Even assuming that the defendants' actions can be characterized as wilful or wanton, plaintiffs' claim for intentional infliction of emotional distress still must fail. To sustain such claim, the plaintiffs must show that the conduct of the defendants was directed toward them. 6
The record here shows that, in moving the casket containing the remains of Mrs. Postell, the defendants were trying to correct a mistake that had been made many years earlier. Although the defendants should have shown more consideration for the next of kin, there is nothing to suggest that the defendants' conduct was directed toward the plaintiffs. 7
Thus, the plaintiffs are unable to sustain a claim for intentional infliction of emotional distress, 8
and the trial court properly granted the defendants' motions for summary judgment on this claim.
(b) The plaintiffs assert "[t]hat the disturbance of the remains of [Mrs. Postell] by the Defendants was a trespass upon the burial plot owned by the Plaintiffs." Notwithstanding the plaintiffs' contention that they owned the plot, the undisputed evidence shows that the plot had been deeded solely to R. B. Postell, and thus the plaintiffs, who are not the heirs of R. B. Postell, have no property interest in the lot. 9
Although Georgia courts recognize a right of recovery for interference with an easement of burial, "the property right [is] acquired by the purchase of [the] cemetery plot." 10
Accordingly, the trial court correctly concluded that the plaintiffs lack standing to pursue a claim for trespass. 11
The plaintiffs further assert that they have a property interest in their mother's remains and that the defendants "committed a trespass against their personalty when the [defendants] moved their mother without permission." The trial court found that "[t]here is no evidence in the record showing that the body of Ms. Postell was harmed or damaged in any way" Thus, the court reasoned, "no action can lie for trespass to the body."
It is true that, as Mrs. Postell's children, the plaintiffs have a "quasi-property right" in her body. 12
Accordingly, the plaintiffs have standing to bring a claim for trespass to the body. Pursuant to OCGA 51-10-3
, "[a]ny unlawful abuse of or damage done to the personal property of another constitutes a trespass for which damages may be recovered." Here, there is no evidence that the body was damaged in any way by the move. According to the affidavit of Horace Bell, who was present when the grave was moved, the burial vault remained sealed at all times, and the remains were not disturbed. Thus, the sole issue is whether moving the body constituted an unlawful abuse of the body.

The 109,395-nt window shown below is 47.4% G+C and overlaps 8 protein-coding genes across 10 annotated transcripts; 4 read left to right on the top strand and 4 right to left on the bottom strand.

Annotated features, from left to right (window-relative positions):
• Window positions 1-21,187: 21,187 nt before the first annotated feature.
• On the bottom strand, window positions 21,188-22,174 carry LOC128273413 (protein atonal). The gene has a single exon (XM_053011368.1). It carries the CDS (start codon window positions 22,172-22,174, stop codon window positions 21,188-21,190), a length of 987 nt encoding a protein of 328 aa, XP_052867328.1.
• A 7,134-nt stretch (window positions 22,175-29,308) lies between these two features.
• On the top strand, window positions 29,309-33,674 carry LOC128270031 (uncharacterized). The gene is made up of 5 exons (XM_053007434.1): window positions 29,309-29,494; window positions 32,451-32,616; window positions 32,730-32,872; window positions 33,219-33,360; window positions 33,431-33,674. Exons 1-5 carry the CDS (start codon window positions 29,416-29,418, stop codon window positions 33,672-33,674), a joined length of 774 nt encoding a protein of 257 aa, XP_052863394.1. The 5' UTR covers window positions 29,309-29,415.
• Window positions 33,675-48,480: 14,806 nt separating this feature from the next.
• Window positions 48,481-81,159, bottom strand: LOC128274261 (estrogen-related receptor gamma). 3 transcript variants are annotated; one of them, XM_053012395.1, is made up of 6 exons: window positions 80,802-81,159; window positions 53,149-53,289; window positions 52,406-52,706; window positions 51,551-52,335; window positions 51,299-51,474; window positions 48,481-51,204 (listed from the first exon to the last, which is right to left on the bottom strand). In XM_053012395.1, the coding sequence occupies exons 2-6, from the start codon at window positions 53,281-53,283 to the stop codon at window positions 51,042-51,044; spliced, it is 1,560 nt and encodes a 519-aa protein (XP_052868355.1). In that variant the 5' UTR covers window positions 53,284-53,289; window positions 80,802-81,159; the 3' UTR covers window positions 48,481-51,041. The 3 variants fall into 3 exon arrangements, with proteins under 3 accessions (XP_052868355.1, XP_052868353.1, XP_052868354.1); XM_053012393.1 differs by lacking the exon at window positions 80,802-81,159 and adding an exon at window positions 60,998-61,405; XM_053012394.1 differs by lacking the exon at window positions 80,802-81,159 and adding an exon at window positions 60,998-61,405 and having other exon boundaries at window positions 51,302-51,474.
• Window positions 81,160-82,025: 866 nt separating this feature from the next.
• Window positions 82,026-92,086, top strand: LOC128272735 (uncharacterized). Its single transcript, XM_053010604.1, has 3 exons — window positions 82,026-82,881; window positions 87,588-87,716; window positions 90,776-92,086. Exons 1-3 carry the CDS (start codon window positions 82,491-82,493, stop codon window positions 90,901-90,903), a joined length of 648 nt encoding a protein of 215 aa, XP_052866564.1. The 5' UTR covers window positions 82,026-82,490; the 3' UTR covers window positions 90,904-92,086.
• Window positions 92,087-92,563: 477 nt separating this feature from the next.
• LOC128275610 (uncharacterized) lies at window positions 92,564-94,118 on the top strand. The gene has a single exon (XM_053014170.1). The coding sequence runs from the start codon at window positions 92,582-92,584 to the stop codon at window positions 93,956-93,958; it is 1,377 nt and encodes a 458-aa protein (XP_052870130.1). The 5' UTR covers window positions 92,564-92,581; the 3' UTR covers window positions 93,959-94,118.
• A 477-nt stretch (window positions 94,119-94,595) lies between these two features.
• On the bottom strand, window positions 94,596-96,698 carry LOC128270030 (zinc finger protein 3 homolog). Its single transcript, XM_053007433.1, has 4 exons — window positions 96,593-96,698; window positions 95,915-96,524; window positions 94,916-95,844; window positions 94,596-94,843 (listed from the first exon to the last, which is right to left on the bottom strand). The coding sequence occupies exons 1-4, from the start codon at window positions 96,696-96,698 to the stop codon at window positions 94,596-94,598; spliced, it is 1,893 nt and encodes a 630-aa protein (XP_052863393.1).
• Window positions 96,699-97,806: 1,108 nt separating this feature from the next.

The record shows that, upon discovering that Mrs. Postell was buried on the wrong plot, the defendants had the casket removed and reburied in the correct plot. Although the defendants failed to secure the permission of the next of kin prior to moving the casket, the mere movement of the casket from a plot where the casket had no right to be to the correct burial plot does not rise to the level of unlawful abuse necessary to sustain a claim for trespass to the body itself. 13
Here, the plaintiffs' true complaint is not for any trespass to the body, but to the plot. 14
For the reasons discussed above, however, they are unable to sustain such claim.
(c) In their amended complaint, the plaintiffs assert that, in 1981, the defendants failed to properly mark the boundaries of the grave site, which resulted in their mother being buried in the wrong place. The trial court concluded that any claim for wrongful burial in 1981 is barred by the statute of limitation. Again, we agree.
The plaintiffs do not contend that the defendants intentionally mismarked the grave site. Thus, their claim sounds in negligence, and such claim must be brought within four years. 15
Although the plaintiffs clearly brought their claim well beyond four years, they argue that the statute of limitation was tolled by the fraud of the defendants.
provides that if a defendant is "guilty of a fraud by which the plaintiff has been debarred or deterred from bringing an action, the period of limitation shall run only from the time of the plaintiff's discovery of the fraud." To avoid summary judgment based on the statute of limitation, however, the plaintiffs are "required to present some evidence of actual fraud." 16
Here, there is no evidence that the defendants acted fraudulently. To the contrary, Edwards testified that until 1997 he had no knowledge that Mrs. Postell was buried on the wrong plot.
The plaintiffs essentially argue that, as Edwards was responsible for Mrs. Postell's burial, he had to have known that she was buried in the wrong plot and that his failure to disclose this information constituted concealment. However, such conclusory statements are not sufficient to survive summary judgment. 17
Accordingly, the trial court correctly concluded that this claim is barred by the statute of limitation.
2. In their second enumeration of error, the plaintiffs contend that the trial court erred in excluding the affidavit of Martha Harris, in which she purported to authenticate City records regarding other wrongful burials at the cemetery. Pretermitting whether the trial court should have considered the affidavit, our holding in Division 1 renders this issue moot.
Ronny E. Jones, for appellants.